Césaire was our Martinque literary genius; and not only was he a master with the pen, he was a force in the political sphere.
Born in 1913 on the small island of Martinique in the glorious Caribbean, Césaire thrived in school and was awarded a scholarship to Parisian school Lycée Louis- le Grand and later attended the prestigious École Normale Supérieure. While living there he become known as one of the founders of the Negritude movement- Black French thinkers of the 1930s – along with other future leaders like the soon to be first president of Senegal, Léopold Senghar. He also created literary review ‘The Black Student’ with them to encourage the celebration of Black identity.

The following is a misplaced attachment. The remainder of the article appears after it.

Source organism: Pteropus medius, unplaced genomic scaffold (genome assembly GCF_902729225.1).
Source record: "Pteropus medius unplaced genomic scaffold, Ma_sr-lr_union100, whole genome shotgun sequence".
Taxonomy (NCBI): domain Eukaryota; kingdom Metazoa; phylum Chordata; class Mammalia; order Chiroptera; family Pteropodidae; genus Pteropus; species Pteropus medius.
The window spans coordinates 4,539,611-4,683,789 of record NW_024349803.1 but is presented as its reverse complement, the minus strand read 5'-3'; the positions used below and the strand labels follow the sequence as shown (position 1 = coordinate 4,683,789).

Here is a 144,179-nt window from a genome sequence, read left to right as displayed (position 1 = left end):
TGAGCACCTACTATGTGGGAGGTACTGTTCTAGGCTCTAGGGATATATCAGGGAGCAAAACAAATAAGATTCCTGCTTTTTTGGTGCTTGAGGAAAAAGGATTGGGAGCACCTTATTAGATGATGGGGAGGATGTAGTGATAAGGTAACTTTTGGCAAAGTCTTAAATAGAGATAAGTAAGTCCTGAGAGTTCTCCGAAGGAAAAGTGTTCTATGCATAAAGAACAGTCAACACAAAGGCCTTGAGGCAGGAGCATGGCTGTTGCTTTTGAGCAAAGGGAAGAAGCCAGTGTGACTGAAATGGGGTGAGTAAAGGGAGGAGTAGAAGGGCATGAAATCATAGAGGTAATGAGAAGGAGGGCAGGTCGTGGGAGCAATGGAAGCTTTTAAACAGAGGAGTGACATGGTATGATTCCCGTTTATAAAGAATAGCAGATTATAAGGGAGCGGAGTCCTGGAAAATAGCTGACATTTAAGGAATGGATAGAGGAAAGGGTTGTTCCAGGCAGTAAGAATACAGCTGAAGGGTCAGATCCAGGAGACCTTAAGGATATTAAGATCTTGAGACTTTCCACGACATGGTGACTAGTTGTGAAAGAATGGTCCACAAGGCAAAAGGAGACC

In 1939 he returned to Martinique with his new wife and son and became an influential teacher, inspiring up and coming writers and thinkers alike. To add another string to his bow he was elected mayor of Fort-de-France, capital of Martinique, in 1945 with the French Communist party and had a successful tenure, however he became disillusioned with such beliefs and resigned in 1956 and retired from politics in 2001.
Cesaire will forever be celebrated for his uplifting Black identity beleifs and proving that we should not be afraid to use up all of our talents.